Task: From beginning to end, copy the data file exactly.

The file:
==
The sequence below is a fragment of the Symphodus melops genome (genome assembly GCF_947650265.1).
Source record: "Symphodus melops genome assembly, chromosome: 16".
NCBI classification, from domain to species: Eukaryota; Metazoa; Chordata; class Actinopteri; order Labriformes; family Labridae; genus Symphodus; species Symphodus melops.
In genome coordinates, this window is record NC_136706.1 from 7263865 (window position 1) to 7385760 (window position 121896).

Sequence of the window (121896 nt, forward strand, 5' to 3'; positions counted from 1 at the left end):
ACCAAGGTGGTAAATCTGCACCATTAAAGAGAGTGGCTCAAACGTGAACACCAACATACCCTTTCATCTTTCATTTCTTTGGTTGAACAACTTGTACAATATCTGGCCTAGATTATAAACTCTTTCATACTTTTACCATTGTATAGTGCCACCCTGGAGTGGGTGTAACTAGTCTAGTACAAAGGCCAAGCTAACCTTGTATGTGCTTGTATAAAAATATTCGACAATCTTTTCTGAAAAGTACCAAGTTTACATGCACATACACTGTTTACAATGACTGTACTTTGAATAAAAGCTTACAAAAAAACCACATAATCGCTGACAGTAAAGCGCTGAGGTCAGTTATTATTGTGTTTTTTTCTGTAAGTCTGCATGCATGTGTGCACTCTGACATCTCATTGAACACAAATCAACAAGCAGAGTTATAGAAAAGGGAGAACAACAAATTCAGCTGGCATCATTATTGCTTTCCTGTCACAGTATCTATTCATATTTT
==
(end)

The sequence below is a fragment of the Symphodus melops genome (genome assembly GCF_947650265.1).
Source record: "Symphodus melops genome assembly, chromosome: 16".
NCBI classification, from domain to species: Eukaryota; Metazoa; Chordata; class Actinopteri; order Labriformes; family Labridae; genus Symphodus; species Symphodus melops.
In genome coordinates, this window is record NC_136706.1 from 7263865 (window position 1) to 7385760 (window position 121896).

Sequence of the window (121896 nt, forward strand, 5' to 3'; positions counted from 1 at the left end):
ACCAAGGTGGTAAATCTGCACCATTAAAGAGAGTGGCTCAAACGTGAACACCAACATACCCTTTCATCTTTCATTTCTTTGGTTGAACAACTTGTACAATATCTGGCCTAGATTATAAACTCTTTCATACTTTTACCATTGTATAGTGCCACCCTGGAGTGGGTGTAACTAGTCTAGTACAAAGGCCAAGCTAACCTTGTATGTGCTTGTATAAAAATATTCGACAATCTTTTCTGAAAAGTACCAAGTTTACATGCACATACACTGTTTACAATGACTGTACTTTGAATAAAAGCTTACAAAAAAACCACATAATCGCTGACAGTAAAGCGCTGAGGTCAGTTATTATTGTGTTTTTTTCTGTAAGTCTGCATGCATGTGTGCACTCTGACATCTCATTGAACACAAATCAACAAGCAGAGTTATAGAAAAGGGAGAACAACAAATTCAGCTGGCATCATTATTGCTTTCCTGTCACAGTATCTATTCATATTTT